ADAM: They kind of discovered us and now we’re friends. They heard us on a radio station and brought us to a record label and our producer Alex and picked us for their tour, so we owe them. It’s like a big brother band. They are like mentors.


SAM: That’s us smoking cigars for the first time, I think. Not weed! That came later! We were like in high school.


SAM: That was just a guitar thing I was messing around with. Alex turned it into this house beat. It’s a song about waiting for something bad to happen because everything is so good. I get that feeling sometimes.


SAM: That’s a collaboration with Jamie N Commons. Again, I had this chorus and we couldn’t figure out the verses. Then Jamie came in and he wrote these verses and he added some guitars to it. It’s a song about trying to make up for your mistakes and be a better person.


ADAM: That’s another home recording. We were in Los Angeles at my parent’s house for our first EP and they were out of town. We had our friend videotaping us. Noah and I were sitting outside and doing an interview with a guy and then Noah cracks a beer in it – and it’s like 11 am.


SAM: That song also had like a totally different version. Really poppy and upbeat. We played it for Alex and he said: “It sounds like a Kelly Clarkson song!”. (laughs) So it became this masculine song. NBA picked it up! It’s very aggressive! It’s good work out music.


SAM: Also a late addition to the album. It’s a song about sticking together. That’s a very important thing for us as band. This whole music thing is about endurance. If you can’t stick it out through the good times and the bad, and there’s a lot of bad, you’re not gonna make it.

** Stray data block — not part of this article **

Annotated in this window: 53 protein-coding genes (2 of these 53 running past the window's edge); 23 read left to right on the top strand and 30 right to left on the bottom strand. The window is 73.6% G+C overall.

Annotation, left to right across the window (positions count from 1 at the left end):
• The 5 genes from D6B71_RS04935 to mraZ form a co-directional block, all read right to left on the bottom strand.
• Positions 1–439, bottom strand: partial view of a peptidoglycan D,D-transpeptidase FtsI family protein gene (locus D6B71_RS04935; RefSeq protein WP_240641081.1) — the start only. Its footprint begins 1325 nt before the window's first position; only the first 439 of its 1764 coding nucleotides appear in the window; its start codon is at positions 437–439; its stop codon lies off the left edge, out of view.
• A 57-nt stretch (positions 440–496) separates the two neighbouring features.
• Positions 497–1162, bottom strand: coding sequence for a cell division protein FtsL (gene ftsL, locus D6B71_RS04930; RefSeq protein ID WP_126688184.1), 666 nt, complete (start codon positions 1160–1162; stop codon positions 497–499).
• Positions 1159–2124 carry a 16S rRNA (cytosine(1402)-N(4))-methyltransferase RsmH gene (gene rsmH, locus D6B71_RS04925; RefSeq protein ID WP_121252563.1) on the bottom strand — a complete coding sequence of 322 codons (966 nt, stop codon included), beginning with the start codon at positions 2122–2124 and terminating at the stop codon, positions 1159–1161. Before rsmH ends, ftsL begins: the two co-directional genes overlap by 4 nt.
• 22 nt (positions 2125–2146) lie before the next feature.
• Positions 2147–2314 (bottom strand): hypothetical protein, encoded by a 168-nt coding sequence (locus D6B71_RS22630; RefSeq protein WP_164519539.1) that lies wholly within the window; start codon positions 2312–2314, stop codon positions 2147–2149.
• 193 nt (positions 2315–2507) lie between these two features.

ADAM: It started with a beat that Casey, Noah and I made and Sam had a chorus.

SAM: I wrote it for a different song, but it wasn’t going anywhere and I had that chorus for “Superpower” which was just not good at all, so I put this on top of it. Also I love superheroes! Another aggressive song. That’s my favourite one.


SAM: I recorded that one in the van. If you listen very closely, you can hear sounds of things bumping around. Then we went to the studio and had this gospel choir from L.A. singing with us. That was really cool!


SAM: It was actually a song used for the Beats by Dre campaign for the world cup two years ago. That song was a pretty big one for us back then. Another collaboration with Jamie N Commons! I originally wrote with Jamie in mind to sing it, but then my voice sounded better on this according to Alex, so it became our song.


SAM: Alex face timed me one day and he was like: “Hey, we got Jay Z to do a remix of Jungle!”. He was filming me and I was freaking out. He kept asking me: “Why aren’t you crying? I want a video with you crying!”.


SAM: It started with a drum beat that Adam had and some saxophone that I recorded and it was such a cool groove. I worked on it for so fucking long and finally came up with the title. It wrote itself from there. It’s a song about feeling comfortable with yourself and your body image and being okay with whoever you are and whatever you look like.


SAM: That one is a compilation of a all. There’s even a clip in it of Adam’s Bar Mitzwa. He’s saying a Jewish prayer.

(Interscope / Universal Music)
VÖ: 05.02.2016